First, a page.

Friday, August 7, 2009

[2003] 1918 Spanish flu virus being reconstructed by U.S:

August 6th, 2009

by The Sunshine Project (2003)
see: and and

The article below is prophetic. It shows that the U.S. financed the resurrection of the otherwise extinct Spanish flu to justify the development of “new countermeasures” against it. As you read through the articles at PandemicFluOnline, you will note that one name in particular keeps popping up: Dr. Jefferey Taubenberger. A brief bio of Taubenberger appears at the end of this article.

The “Spanish Flu” influenza virus that killed 20-40 million people in 1918 is currently under reconstruction. Several genes of the extraordinarily lethal 1918 flu virus have been isolated and introduced into contemporary flu strains. These proved to be lethal for mice, while virus constructs with genes from current flu virus types had hardly any effect. These experiments may easily be abused for military purposes, but provide little benefit from a medical or public health point of view.

The 1918 Spanish Flu was highly infectious — in comparison to contemporary flu viruses — killing a very high percentage of those infected, including many younger people. The Spanish Flu alone caused the median life expectancy in the U.S. in 1918 to drop by 10 years. Hence, flu viruses are perceived today as a serious biological warfare threat. In Sept., 2003, a $15 million research grant was awarded in the U.S. to develop protective measures against a bioterrorist attack with flu viruses.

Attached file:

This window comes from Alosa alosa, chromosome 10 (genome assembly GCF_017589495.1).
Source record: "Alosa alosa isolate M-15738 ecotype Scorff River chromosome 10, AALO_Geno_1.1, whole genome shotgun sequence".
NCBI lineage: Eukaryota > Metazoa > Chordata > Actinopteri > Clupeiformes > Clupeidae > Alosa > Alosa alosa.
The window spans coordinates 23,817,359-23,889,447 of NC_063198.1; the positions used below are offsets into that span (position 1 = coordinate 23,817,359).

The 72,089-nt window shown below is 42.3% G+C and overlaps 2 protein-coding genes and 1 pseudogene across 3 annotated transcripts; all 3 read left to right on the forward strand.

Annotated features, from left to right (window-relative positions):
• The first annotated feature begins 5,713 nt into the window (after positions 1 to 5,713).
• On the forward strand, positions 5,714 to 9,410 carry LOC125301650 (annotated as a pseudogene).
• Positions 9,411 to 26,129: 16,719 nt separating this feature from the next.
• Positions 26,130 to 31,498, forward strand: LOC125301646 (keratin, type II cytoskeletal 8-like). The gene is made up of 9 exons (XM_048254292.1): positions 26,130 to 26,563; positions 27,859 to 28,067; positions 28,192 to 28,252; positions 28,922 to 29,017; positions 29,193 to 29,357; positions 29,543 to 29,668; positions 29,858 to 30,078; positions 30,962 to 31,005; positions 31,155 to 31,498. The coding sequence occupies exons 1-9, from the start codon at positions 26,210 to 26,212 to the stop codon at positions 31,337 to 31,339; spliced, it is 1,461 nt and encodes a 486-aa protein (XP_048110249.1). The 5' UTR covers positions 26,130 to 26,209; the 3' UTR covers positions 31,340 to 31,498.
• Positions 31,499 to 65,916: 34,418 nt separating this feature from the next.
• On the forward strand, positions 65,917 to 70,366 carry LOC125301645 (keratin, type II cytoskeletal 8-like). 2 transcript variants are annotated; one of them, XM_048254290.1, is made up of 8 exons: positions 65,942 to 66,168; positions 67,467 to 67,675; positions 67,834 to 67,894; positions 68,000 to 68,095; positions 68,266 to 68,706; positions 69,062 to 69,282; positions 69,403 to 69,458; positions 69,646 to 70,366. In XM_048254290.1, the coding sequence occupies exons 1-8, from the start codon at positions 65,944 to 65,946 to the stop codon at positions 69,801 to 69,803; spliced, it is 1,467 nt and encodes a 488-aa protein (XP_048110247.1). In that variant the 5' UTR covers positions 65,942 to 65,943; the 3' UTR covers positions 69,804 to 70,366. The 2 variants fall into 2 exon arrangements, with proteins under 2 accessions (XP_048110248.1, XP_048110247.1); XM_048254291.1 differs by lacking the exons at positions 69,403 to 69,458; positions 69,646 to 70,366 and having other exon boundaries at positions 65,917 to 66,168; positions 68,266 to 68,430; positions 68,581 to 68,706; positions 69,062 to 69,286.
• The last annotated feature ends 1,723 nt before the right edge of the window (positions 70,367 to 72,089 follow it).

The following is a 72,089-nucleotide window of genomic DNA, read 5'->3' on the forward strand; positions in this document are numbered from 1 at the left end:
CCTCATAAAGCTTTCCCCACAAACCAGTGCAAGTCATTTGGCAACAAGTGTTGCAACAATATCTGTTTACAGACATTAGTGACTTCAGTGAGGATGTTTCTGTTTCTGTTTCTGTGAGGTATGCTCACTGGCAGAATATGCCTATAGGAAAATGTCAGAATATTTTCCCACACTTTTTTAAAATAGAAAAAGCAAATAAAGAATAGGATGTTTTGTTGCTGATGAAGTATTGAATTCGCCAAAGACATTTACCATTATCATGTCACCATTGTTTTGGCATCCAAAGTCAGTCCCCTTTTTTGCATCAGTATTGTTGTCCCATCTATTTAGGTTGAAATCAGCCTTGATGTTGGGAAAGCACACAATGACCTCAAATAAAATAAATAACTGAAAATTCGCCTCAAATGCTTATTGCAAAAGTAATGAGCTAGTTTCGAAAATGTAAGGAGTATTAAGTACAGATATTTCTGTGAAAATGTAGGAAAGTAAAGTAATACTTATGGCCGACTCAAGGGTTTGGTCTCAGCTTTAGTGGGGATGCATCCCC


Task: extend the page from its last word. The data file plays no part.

Despite the very dangerous nature of the 1918 virus, efforts to reconstruct it started in the mid 1990s when Dr. Jefferey Taubenberger from the U.S. Armed Forces Institute of Pathology in Washington, D.C., succeeded in recovering and sequencing fragments of the viral RNA from preserved tissues of 1918 victims. In the current issue of the scientific journal Emerging Infectious Diseases, new genetic details of the 1918 flu virus will be published.

But after (partially) unraveling the genetic sequence of the virus, the scientists went a step further and began bringing the Spanish flu back to life. Unnoticed by the public, they succeeded in creating a live virus containing two 1918 genes that proved to be very lethal in animal experiments. This experiment is only one genetic step away from taking the 1918 demon entirely out of the bottle.